Advanced Flight Simulation devices

Advanced Flight Simulation devices

A flight simulator is a system that emulates and reproduces the actual experience of flying an aircraft as realistic as possible. The different types of flight simulator range from video games up to full-size cockpit replicas mounted on hydraulic (or electromechanical) actuators, controlled by state of the art computer technology. Flight simulators are extensively used by the aviation industry for design and development and for the training of pilots and other flight deck crew in both civil and military aircraft.

Full Flight Simulator

A full flight simulator (FFS) duplicates all aspects of the aircraft and its environment, including:

• Realistic sounds in and outside of the aircraft
• Motion in all six degrees-of-freedom
• Banking, pitching and yawing of the aircraft
• Aircraft Vibration and turbulence

In a full flight simulator, movement is simulated by traversing along the arms of the hydraulic cylinders, so personnel in the simulator are required to belt up as they would in a real flying aircraft. Advanced military simulators are able to generate scenarios like aerial refueling, the firing of weapons, and also has a built in databank of roughly 250 malfunctions, such as engine fire, smoke in the cockpit or electrical and hydraulic failures.

Manufacturers of civil Full Flight Simulators include FlightSafety International (FSI) Frasca International ( [] ), Inc., Rockwell Collins [ (] and CAE Inc. in Canada. FSI provides full flight simulators for the Cessna 172, while Rockwell Collins produces the Cessna Citation Jet and King Air 350 simulators. CAE on the other hand, is geared towards commercial flight simulations such as the Boeing 777 and Airbus A380 widebody passenger jet.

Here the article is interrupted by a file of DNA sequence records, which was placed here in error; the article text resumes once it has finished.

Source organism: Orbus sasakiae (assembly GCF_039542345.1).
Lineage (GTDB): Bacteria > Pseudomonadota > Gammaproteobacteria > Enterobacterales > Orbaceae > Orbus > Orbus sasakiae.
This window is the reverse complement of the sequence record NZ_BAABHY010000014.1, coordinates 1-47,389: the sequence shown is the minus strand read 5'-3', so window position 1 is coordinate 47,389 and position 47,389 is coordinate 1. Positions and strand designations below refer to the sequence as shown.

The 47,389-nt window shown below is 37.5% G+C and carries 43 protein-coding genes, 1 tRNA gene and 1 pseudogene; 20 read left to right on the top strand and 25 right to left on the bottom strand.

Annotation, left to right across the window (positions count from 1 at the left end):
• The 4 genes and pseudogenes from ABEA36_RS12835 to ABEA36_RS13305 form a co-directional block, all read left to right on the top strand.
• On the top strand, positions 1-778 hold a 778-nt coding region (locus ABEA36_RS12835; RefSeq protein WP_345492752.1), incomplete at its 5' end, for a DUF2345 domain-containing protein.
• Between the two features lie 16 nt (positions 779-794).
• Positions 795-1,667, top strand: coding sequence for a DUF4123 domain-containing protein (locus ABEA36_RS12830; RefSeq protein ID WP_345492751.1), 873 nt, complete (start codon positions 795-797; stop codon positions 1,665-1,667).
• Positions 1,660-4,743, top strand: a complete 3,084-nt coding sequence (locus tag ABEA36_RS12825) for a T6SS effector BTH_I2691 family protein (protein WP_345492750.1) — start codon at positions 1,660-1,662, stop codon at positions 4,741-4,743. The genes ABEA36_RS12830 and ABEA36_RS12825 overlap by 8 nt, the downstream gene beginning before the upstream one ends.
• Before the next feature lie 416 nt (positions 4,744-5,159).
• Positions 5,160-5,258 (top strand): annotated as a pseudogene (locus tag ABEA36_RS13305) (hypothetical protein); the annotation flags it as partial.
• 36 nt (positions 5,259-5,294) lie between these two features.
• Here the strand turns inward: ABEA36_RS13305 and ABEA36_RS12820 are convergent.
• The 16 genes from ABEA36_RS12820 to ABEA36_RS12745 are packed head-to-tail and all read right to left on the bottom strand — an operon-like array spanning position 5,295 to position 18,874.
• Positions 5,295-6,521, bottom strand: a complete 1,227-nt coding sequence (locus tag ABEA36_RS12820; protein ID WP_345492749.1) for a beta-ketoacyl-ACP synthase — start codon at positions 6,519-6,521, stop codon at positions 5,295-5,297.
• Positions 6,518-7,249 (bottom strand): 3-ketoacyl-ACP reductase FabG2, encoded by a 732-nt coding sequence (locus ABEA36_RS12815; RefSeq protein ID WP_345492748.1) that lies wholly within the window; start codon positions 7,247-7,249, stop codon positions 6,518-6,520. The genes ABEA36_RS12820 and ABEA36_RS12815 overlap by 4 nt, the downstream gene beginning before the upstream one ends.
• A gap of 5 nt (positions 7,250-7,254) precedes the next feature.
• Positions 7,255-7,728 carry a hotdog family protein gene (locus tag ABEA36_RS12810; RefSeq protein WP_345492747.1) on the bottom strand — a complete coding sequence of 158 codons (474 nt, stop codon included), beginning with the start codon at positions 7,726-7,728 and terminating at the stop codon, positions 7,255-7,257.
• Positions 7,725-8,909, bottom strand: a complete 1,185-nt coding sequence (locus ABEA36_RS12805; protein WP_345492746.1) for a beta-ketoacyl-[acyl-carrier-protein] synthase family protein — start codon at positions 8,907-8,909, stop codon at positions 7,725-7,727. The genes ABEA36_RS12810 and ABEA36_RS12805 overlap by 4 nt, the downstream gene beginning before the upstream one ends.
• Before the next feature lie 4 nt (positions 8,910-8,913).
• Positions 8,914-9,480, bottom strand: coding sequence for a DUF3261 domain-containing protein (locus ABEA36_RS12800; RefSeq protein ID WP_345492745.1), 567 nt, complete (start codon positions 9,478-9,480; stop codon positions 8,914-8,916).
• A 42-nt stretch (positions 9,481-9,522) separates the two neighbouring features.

CAE (Canadian Aviation Electronics)

In 1971 , CAE developed a 6 degree of freedom motion system. Thompson CSF, now under BAE systems [ (] , acquired 2 of CAE's 6DOF motion systems, one of it which was used on the Concorde simulator. Goodyear Aerospace also purchased motion systems for use on the USAF's F 15 simulators. During the early 80s, CAE developed a flight simulator which provided customers with a 'glass cockpit" experience. CAE received orders from Lufthansa, UA and Korean airlines for their B757 and B767. Grumman Aerospace also placed an order for a 6-axis hand controller for future space-system development activities. In 1994, CAE was awarded a contract by Boeing to design the world's first B777 full-flight simulator for the newly introduced wide-bodied twin-jet aircraft. Subsequent years saw the introduction of CAE Tropos• and CAE Atmos• systems, a revolutionary new generation of display generators for the 5000 and 7000 series full flight simulators. Today, CAE specializes in building flight simulators for current generation wide body aircraft, ranging from the new generation 737s, A340, A380, B777 up to tomorrow's 787 Dreamliner. To learn more about the company, please follow this link to [ CAE's website]

CAE 7000 series Full Fight Simulator

The CAE 7000 series was developed for modern wide body aircraft which includes the A330/A340/A380 and Boeing's 747/777/787. It is also used on Regional Jets like the Embraer 190, and also on private jets like the Cessna Citation X for example. Some features of the CAE 7000 series simulators include: